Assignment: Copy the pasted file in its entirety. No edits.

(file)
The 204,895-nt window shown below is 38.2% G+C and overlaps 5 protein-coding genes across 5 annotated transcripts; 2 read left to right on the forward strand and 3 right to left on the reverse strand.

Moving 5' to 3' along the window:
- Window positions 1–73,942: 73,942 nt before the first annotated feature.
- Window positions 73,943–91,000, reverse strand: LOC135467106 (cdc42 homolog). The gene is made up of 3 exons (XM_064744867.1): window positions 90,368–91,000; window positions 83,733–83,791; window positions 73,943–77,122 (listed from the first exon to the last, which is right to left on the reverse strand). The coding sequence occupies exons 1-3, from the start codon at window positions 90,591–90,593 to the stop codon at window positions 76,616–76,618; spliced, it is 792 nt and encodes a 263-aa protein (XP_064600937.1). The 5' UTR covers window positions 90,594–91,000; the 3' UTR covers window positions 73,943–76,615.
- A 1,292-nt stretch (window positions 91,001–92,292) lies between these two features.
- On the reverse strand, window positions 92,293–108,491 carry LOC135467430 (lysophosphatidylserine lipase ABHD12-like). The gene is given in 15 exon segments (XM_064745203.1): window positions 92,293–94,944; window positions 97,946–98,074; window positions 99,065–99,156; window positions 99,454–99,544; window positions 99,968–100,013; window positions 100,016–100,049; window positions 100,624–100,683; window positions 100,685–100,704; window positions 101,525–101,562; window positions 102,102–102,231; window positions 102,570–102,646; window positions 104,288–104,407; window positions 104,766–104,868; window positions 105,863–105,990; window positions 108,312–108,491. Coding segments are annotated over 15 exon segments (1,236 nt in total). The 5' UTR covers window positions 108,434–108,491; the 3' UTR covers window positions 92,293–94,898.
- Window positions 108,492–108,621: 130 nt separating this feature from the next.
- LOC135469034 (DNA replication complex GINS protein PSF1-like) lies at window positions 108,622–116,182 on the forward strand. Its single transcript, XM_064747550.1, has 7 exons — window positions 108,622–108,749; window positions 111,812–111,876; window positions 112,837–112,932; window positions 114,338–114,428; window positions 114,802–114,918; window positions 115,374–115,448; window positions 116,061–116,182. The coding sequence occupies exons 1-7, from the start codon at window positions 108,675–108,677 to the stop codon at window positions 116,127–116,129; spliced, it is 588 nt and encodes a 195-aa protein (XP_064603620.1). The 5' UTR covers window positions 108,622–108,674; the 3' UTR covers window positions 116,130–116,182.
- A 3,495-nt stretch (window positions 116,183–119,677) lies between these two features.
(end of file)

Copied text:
The 204,895-nt window shown below is 38.2% G+C and overlaps 5 protein-coding genes across 5 annotated transcripts; 2 read left to right on the forward strand and 3 right to left on the reverse strand.

Moving 5' to 3' along the window:
- Window positions 1–73,942: 73,942 nt before the first annotated feature.
- Window positions 73,943–91,000, reverse strand: LOC135467106 (cdc42 homolog). The gene is made up of 3 exons (XM_064744867.1): window positions 90,368–91,000; window positions 83,733–83,791; window positions 73,943–77,122 (listed from the first exon to the last, which is right to left on the reverse strand). The coding sequence occupies exons 1-3, from the start codon at window positions 90,591–90,593 to the stop codon at window positions 76,616–76,618; spliced, it is 792 nt and encodes a 263-aa protein (XP_064600937.1). The 5' UTR covers window positions 90,594–91,000; the 3' UTR covers window positions 73,943–76,615.
- A 1,292-nt stretch (window positions 91,001–92,292) lies between these two features.
- On the reverse strand, window positions 92,293–108,491 carry LOC135467430 (lysophosphatidylserine lipase ABHD12-like). The gene is given in 15 exon segments (XM_064745203.1): window positions 92,293–94,944; window positions 97,946–98,074; window positions 99,065–99,156; window positions 99,454–99,544; window positions 99,968–100,013; window positions 100,016–100,049; window positions 100,624–100,683; window positions 100,685–100,704; window positions 101,525–101,562; window positions 102,102–102,231; window positions 102,570–102,646; window positions 104,288–104,407; window positions 104,766–104,868; window positions 105,863–105,990; window positions 108,312–108,491. Coding segments are annotated over 15 exon segments (1,236 nt in total). The 5' UTR covers window positions 108,434–108,491; the 3' UTR covers window positions 92,293–94,898.
- Window positions 108,492–108,621: 130 nt separating this feature from the next.
- LOC135469034 (DNA replication complex GINS protein PSF1-like) lies at window positions 108,622–116,182 on the forward strand. Its single transcript, XM_064747550.1, has 7 exons — window positions 108,622–108,749; window positions 111,812–111,876; window positions 112,837–112,932; window positions 114,338–114,428; window positions 114,802–114,918; window positions 115,374–115,448; window positions 116,061–116,182. The coding sequence occupies exons 1-7, from the start codon at window positions 108,675–108,677 to the stop codon at window positions 116,127–116,129; spliced, it is 588 nt and encodes a 195-aa protein (XP_064603620.1). The 5' UTR covers window positions 108,622–108,674; the 3' UTR covers window positions 116,130–116,182.
- A 3,495-nt stretch (window positions 116,183–119,677) lies between these two features.